“Draconian environmental measures eliminate economic growth by reducing productivity,” Tanton says. “We’re already hurting. We need to increase production, not reduce it.”
In addition, Tanton says California’s approach to energy and environmental regulation has stymied economic development rather than encouraged it—in part because it’s created an excessive government bureaucracy, which the new GHG regulations will exacerbate. “Implementation is byzantine,” Tanton says. “We’ve had an RPS [renewable portfolio standard] in place for six years, yet renewable power continues to shrink as a percentage of total generation, because there are so many agencies, regulations and policies that businesses can barely move.”
On the other hand, CARB published a report in September that said cutting GHG emissions actually will accelerate economic growth in California. CARB estimated the transition to a climate-friendly economy would create 100,000 more jobs than the state’s economy will create in the status-quo scenario, and the average California household would save $400 a year in energy costs, by virtue of driving cars that get better gas mileage and living in homes that are more energy efficient.
“By moving first in the nation, California maintains its position at the front of the line in attracting venture capital,” stated CARB Chairman Mary Nichols. “[It] positions us as a leader in the race to develop the clean technology products, patents and projects the global market demands and needs.”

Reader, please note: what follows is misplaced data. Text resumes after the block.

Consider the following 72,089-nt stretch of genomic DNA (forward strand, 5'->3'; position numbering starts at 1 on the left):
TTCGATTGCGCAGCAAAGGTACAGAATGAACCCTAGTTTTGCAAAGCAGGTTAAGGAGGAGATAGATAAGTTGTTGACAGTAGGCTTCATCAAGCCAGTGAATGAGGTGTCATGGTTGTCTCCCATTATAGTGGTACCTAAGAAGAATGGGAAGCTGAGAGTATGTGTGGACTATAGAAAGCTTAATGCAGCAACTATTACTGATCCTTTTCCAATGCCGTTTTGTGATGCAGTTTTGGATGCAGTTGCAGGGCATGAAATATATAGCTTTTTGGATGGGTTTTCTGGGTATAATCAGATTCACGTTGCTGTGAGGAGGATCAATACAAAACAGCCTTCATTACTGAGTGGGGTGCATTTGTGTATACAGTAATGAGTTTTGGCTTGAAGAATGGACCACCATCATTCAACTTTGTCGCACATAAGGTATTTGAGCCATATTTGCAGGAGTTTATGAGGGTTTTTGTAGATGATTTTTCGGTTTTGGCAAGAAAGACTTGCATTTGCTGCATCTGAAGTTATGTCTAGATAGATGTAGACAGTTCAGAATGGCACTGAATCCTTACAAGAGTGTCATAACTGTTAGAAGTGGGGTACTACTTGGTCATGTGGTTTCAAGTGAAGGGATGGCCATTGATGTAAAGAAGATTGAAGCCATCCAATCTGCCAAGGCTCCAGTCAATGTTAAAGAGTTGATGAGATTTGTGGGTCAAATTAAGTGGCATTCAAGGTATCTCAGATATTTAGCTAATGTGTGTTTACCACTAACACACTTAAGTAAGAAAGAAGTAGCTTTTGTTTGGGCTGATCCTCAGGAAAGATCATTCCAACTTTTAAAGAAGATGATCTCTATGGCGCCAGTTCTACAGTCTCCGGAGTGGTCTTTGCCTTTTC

Green Gold Rush
At the recent Power-Gen International conference in Orlando, a power plant executive told me he was losing sleep about deep cuts that corporate managers had just mandated. On condition of anonymity, he said the company was seeking 30-percent reductions in non-fuel O&M spending across its entire generation fleet. He added that his plant already was operating on a shoestring, and had delayed outages and equipment replacements to the point where further delays would affect plant reliability.
When companies must make such tough economic decisions about their most fundamental business—keeping the lights on—green energy goals like those of California lawmakers can seem like a pipedream. Companies and states can’t fathom investing in the future when immediate survival is at stake.
Nevertheless, one thing California consistently teaches the rest of the country is the importance of long-term, big-picture thinking. Although California’s approach to regulation might beg for improvement, its leadership on efficiency, conservation and smart-grid development serves as an instructive example for policymakers and companies to emulate. Such leadership should be particularly welcome during today’s tough economic times, when short-term cost-effectiveness trumps other considerations.
And the current economic crisis, like all cyclic events, eventually will end. When the economic cycle finally takes a turn for the better, those companies, states and nations that plan ahead will be better positioned to prosper.
“For the first time, the U.S. government is ready to provide a comprehensive energy policy,” says Michael Zimmer, of counsel with the Thompson Hine law firm in Washington, D.C. “An energy policy that’s integrated with the country’s economic and foreign policies would be a major step forward in aligning the best interests of the country with its competitive future in the global marketplace.”
In this respect at least, California-style forward thinking fits perfectly with the historic changes that are happening in Washington, D.C. As long as Left Coast leaders incorporate the sober realities of the real world into their national policy aspirations, California dreamin’ might serve America well in the years to come.